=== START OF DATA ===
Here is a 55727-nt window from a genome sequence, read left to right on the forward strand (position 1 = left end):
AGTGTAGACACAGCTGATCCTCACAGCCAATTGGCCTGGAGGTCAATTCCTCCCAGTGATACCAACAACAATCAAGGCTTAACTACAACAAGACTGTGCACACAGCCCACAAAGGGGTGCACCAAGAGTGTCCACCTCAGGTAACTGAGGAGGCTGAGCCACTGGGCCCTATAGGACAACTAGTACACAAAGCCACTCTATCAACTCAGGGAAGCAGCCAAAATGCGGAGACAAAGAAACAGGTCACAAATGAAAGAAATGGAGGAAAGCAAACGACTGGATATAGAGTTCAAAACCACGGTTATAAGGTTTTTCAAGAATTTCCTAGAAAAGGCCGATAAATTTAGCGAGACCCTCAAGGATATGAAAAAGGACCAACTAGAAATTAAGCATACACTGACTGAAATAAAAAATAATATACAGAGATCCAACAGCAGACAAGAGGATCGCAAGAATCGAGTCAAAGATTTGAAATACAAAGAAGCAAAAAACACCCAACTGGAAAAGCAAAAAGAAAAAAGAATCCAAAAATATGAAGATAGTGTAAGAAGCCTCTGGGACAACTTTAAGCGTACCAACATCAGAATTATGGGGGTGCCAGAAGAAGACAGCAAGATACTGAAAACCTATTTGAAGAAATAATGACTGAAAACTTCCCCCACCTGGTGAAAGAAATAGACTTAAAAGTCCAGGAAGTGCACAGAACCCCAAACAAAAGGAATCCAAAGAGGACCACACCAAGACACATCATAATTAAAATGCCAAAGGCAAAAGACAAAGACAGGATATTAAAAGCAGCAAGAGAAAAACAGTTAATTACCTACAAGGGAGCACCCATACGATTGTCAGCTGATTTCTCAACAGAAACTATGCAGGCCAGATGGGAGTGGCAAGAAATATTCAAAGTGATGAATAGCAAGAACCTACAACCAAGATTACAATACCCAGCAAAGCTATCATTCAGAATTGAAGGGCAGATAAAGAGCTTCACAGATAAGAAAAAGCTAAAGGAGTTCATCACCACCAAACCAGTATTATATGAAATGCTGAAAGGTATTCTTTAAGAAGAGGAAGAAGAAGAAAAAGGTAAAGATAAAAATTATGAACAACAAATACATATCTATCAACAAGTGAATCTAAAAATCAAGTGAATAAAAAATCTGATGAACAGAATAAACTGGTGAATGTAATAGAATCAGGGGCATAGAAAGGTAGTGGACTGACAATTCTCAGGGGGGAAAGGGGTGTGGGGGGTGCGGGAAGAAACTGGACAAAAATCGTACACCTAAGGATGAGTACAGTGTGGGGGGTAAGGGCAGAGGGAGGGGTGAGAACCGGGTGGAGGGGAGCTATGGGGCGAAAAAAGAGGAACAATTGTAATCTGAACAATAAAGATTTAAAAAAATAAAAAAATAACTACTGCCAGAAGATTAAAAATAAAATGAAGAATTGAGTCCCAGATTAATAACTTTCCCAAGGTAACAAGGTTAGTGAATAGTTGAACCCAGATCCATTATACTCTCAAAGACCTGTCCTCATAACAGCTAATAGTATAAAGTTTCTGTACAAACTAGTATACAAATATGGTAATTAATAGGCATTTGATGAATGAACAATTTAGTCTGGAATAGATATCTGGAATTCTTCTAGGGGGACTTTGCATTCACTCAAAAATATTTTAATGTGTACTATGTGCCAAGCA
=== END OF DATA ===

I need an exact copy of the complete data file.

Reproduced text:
Here is a 55727-nt window from a genome sequence, read left to right on the forward strand (position 1 = left end):
AGTGTAGACACAGCTGATCCTCACAGCCAATTGGCCTGGAGGTCAATTCCTCCCAGTGATACCAACAACAATCAAGGCTTAACTACAACAAGACTGTGCACACAGCCCACAAAGGGGTGCACCAAGAGTGTCCACCTCAGGTAACTGAGGAGGCTGAGCCACTGGGCCCTATAGGACAACTAGTACACAAAGCCACTCTATCAACTCAGGGAAGCAGCCAAAATGCGGAGACAAAGAAACAGGTCACAAATGAAAGAAATGGAGGAAAGCAAACGACTGGATATAGAGTTCAAAACCACGGTTATAAGGTTTTTCAAGAATTTCCTAGAAAAGGCCGATAAATTTAGCGAGACCCTCAAGGATATGAAAAAGGACCAACTAGAAATTAAGCATACACTGACTGAAATAAAAAATAATATACAGAGATCCAACAGCAGACAAGAGGATCGCAAGAATCGAGTCAAAGATTTGAAATACAAAGAAGCAAAAAACACCCAACTGGAAAAGCAAAAAGAAAAAAGAATCCAAAAATATGAAGATAGTGTAAGAAGCCTCTGGGACAACTTTAAGCGTACCAACATCAGAATTATGGGGGTGCCAGAAGAAGACAGCAAGATACTGAAAACCTATTTGAAGAAATAATGACTGAAAACTTCCCCCACCTGGTGAAAGAAATAGACTTAAAAGTCCAGGAAGTGCACAGAACCCCAAACAAAAGGAATCCAAAGAGGACCACACCAAGACACATCATAATTAAAATGCCAAAGGCAAAAGACAAAGACAGGATATTAAAAGCAGCAAGAGAAAAACAGTTAATTACCTACAAGGGAGCACCCATACGATTGTCAGCTGATTTCTCAACAGAAACTATGCAGGCCAGATGGGAGTGGCAAGAAATATTCAAAGTGATGAATAGCAAGAACCTACAACCAAGATTACAATACCCAGCAAAGCTATCATTCAGAATTGAAGGGCAGATAAAGAGCTTCACAGATAAGAAAAAGCTAAAGGAGTTCATCACCACCAAACCAGTATTATATGAAATGCTGAAAGGTATTCTTTAAGAAGAGGAAGAAGAAGAAAAAGGTAAAGATAAAAATTATGAACAACAAATACATATCTATCAACAAGTGAATCTAAAAATCAAGTGAATAAAAAATCTGATGAACAGAATAAACTGGTGAATGTAATAGAATCAGGGGCATAGAAAGGTAGTGGACTGACAATTCTCAGGGGGGAAAGGGGTGTGGGGGGTGCGGGAAGAAACTGGACAAAAATCGTACACCTAAGGATGAGTACAGTGTGGGGGGTAAGGGCAGAGGGAGGGGTGAGAACCGGGTGGAGGGGAGCTATGGGGCGAAAAAAGAGGAACAATTGTAATCTGAACAATAAAGATTTAAAAAAATAAAAAAATAACTACTGCCAGAAGATTAAAAATAAAATGAAGAATTGAGTCCCAGATTAATAACTTTCCCAAGGTAACAAGGTTAGTGAATAGTTGAACCCAGATCCATTATACTCTCAAAGACCTGTCCTCATAACAGCTAATAGTATAAAGTTTCTGTACAAACTAGTATACAAATATGGTAATTAATAGGCATTTGATGAATGAACAATTTAGTCTGGAATAGATATCTGGAATTCTTCTAGGGGGACTTTGCATTCACTCAAAAATATTTTAATGTGTACTATGTGCCAAGCA